M’sian MP derided for backing child marriage, saying rapists can wed victims
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M’sian MP derided for backing child marriage, saying rapists can wed victims

A MALAYSIAN lawmaker has sparked public outrage for saying there was nothing wrong with allowing rapists to marry their victims and that girls as young as nine were ready for marriage.

According to The Star OnlineShabudin Yahaya, a politician and former Syariah court judge from the ruling Barisan Nasional coalition, said such marriages could “remedy” an increasing number of social problems.

The lawmaker from the northern state of Penang reportedly issued the remarks during debates on the Sexual Offences Against Children Bill 2017 in Parliament and after several opposition lawmakers suggested amending it to include child marriage as an offence.

When refuting an argument raised by opposition lawmaker Dr Siti Mariah Mahmud, Shabudin pointed out that in some cases, families of young brides-to-be consented to them marrying their partners. He also said some young girls appear older than their actual ages.

“When we discuss 12- and 15-year-olds, we don’t see their physical bodies because some children aged 12 or 15, their bodies are like 18-year-old women,” Shabudin told the Lower House on Tuesday.

He then claimed it was possible for girls as young as nine to be “physically and spiritually” ready for marriage as they have reached puberty.

“So it’s not impossible for them to get married.”

While Shabudin acknowledged that rape was a criminal offence, he said the rapists were not necessarily bad people all their lives and should be given a second chance to “turn a new leaf”. Marriage, he claimed, could be a good rehabilitative solution.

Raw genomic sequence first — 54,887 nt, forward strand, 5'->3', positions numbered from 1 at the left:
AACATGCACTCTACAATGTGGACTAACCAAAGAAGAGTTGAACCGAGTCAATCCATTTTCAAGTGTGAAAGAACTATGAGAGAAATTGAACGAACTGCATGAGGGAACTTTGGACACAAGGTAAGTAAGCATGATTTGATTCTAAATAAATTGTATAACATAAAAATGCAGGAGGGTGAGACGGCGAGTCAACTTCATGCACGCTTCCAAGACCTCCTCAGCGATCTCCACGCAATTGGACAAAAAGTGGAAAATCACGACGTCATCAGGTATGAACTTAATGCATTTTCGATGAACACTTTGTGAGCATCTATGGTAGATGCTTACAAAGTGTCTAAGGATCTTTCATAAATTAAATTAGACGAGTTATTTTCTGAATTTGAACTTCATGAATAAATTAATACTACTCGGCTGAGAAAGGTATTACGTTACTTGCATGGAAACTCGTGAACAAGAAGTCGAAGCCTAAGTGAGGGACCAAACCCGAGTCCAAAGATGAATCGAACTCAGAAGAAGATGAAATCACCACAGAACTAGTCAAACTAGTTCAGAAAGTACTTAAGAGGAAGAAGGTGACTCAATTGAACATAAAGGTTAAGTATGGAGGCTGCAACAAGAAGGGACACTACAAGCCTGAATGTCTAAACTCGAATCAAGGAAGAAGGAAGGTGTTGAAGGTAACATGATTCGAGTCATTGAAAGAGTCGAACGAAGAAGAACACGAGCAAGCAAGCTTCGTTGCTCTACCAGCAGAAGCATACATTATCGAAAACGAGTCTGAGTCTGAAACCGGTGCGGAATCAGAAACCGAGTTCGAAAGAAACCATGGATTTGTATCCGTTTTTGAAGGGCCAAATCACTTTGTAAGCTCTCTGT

“Perhaps through marriage they can lead a healthier, better life. And the person who was raped does not necessarily have a bleak future. She will have a husband, at least, and this could serve as a remedy to growing social problems,” he was quoted as saying.

Dr Siti Mariah, however, challenged him by saying, “I don’t agree with marrying off the victim to the rapist. If the rapist repents, maybe that’s fine, but what if the husband is useless?”

Earlier, another opposition lawmaker Teo Nie Ching said such marriages ended up becoming problematic, citing two cases of victims marrying their attackers.

She related one case involving a 35-year-old man who married a 14-year-old with a disability. After marrying the victim, the man reportedly raped his 11-year-old sister-in-law and forced his wife to film him in the act.

Citing his experience as a Syariah judge, Shabudin refuted Teo’s argument, saying there were also many cases where such marriages did not lead to divorce.

SEE ALSO: Malaysia’s fractured Parliament unites over Bill against child sex crimes

“The girl becomes safer when she is married rather than when she is left alone. Don’t assume they (rapists) remain bad people,” he said.

After the heated exchange, the opposition’s call to include child marriages as an offence in the Bill was defeated by a voice vote, The Star Online reported.

Soon after the debate, netizens flooded social media with messages condemning Shabudin